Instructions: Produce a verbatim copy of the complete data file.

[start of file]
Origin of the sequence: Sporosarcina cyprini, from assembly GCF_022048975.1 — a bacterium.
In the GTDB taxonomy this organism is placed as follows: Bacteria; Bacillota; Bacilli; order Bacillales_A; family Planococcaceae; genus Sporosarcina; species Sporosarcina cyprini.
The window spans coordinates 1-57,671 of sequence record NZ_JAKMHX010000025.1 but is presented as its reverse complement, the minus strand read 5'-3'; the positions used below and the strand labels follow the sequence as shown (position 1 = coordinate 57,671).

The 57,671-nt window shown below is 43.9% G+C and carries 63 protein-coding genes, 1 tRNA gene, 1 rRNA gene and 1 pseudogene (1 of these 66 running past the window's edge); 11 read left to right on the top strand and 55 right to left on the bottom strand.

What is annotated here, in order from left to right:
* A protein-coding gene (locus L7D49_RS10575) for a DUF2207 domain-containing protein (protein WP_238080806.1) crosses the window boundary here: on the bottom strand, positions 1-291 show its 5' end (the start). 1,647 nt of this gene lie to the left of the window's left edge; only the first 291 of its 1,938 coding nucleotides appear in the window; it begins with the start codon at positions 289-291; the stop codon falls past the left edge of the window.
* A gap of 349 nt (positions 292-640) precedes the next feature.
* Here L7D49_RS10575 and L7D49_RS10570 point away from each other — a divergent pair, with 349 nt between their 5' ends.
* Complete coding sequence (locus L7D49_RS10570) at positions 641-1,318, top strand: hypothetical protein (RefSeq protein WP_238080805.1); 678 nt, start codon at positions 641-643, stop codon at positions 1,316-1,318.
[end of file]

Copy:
Origin of the sequence: Sporosarcina cyprini, from assembly GCF_022048975.1 — a bacterium.
In the GTDB taxonomy this organism is placed as follows: Bacteria; Bacillota; Bacilli; order Bacillales_A; family Planococcaceae; genus Sporosarcina; species Sporosarcina cyprini.
The window spans coordinates 1-57,671 of sequence record NZ_JAKMHX010000025.1 but is presented as its reverse complement, the minus strand read 5'-3'; the positions used below and the strand labels follow the sequence as shown (position 1 = coordinate 57,671).

The 57,671-nt window shown below is 43.9% G+C and carries 63 protein-coding genes, 1 tRNA gene, 1 rRNA gene and 1 pseudogene (1 of these 66 running past the window's edge); 11 read left to right on the top strand and 55 right to left on the bottom strand.

What is annotated here, in order from left to right:
* A protein-coding gene (locus L7D49_RS10575) for a DUF2207 domain-containing protein (protein WP_238080806.1) crosses the window boundary here: on the bottom strand, positions 1-291 show its 5' end (the start). 1,647 nt of this gene lie to the left of the window's left edge; only the first 291 of its 1,938 coding nucleotides appear in the window; it begins with the start codon at positions 289-291; the stop codon falls past the left edge of the window.
* A gap of 349 nt (positions 292-640) precedes the next feature.
* Here L7D49_RS10575 and L7D49_RS10570 point away from each other — a divergent pair, with 349 nt between their 5' ends.
* Complete coding sequence (locus L7D49_RS10570) at positions 641-1,318, top strand: hypothetical protein (RefSeq protein WP_238080805.1); 678 nt, start codon at positions 641-643, stop codon at positions 1,316-1,318.